Our research is motivated by this basic question: How do firms exploit new fields of science and engineering which converge from existing disciplinary fields? Biotechnology and nanotechnology for example, combine multiple scientific disciplines, creating converging technologies that integrate and exploit frontier knowledge. The rapid advancement of converging technologies has led to many new possibilities in tools and applications that promise to make radical improvement in various aspects of our lives. These possibilities impact R&D funding policies, investment decisions, and business strategies inasmuch as the opportunities and the consequence of redeploying the building blocks of matter for manmade and living systems are highly uncertain and, at times, contentious.
To capture the economic benefits generated from converging technologies, both established firms and new ventures are attracted to develop pioneering innovations and, in so doing, are often confronted with rapid changes in multiple fields. There is a pressing need for academic scholars and practitioners alike to address the challenges of innovation processes that rely on interdisciplinarity, specifically with respect to the integration and the transformation of knowledge from converging fields into marketable innovations. However, few studies have systematically addressed the issues centering on R&D management inside the firm.
In exploiting converging technologies, firms are particularly concerned with designing organizational process and managerial strategies that embrace interdisciplinary research. Typically, interdisciplinary research involves merging more established branches of knowledge and collaboration between laboratories from different disciplines, or mixed R&D teams with members from diverse disciplinary areas. However, the integration of frontier knowledge from converging fields entails significant learning in the respective fields, often requiring more than one approach to knowledge acquisition. In some instances, firms need to develop entirely new technologies to enable them to solve the scientific challenges they confront. When a high level of technical imbalance (i.e. inaccessibility of engineering tools or applications at the time of R&D activity) and knowledge asymmetry (i.e. lacking breadth or depth in certain disciplines) exist, knowledge integration becomes a formidable challenge.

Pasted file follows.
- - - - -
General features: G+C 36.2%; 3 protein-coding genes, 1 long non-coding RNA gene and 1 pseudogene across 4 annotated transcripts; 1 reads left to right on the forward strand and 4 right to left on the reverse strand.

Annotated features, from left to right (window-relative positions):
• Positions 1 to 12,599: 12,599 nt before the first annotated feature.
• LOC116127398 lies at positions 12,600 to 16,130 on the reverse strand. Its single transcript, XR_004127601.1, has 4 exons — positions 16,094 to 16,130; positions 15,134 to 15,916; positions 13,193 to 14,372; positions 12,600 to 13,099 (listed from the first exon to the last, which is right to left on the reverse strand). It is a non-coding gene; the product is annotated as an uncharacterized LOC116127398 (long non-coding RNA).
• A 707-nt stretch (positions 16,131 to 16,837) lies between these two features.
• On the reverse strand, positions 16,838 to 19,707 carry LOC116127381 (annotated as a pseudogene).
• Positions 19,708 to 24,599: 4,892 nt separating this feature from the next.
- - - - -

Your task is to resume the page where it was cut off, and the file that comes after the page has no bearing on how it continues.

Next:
In 2005, global nanotechnology R&D investment amounted to $US9.6 billion. By 2015, the economic value of nanotechnology is estimated to reach $US1 trillion. Given the rising expectation associated with the convergence phenomenon, R&D management in converging fields requires specific study. We seek to understand firm strategies for managing R&D into converging technologies. To do so, we will investigate the convergence phenomenon in the biotechnology and nanotechnology fields by conducting fieldwork and case studies on six sample firms and administering a survey to 221 firms. We will focus our fieldwork on the inventive activities of R&D teams in developing innovations based on converging technologies. Specifically we propose to develop a new theory of dynamic innovation and a typology of knowledge strategies for different types of innovations, and identify collaborative practices that lead to successful innovation development. These research outcomes will be of value to technology policymakers as well as to the leadership of technology firms.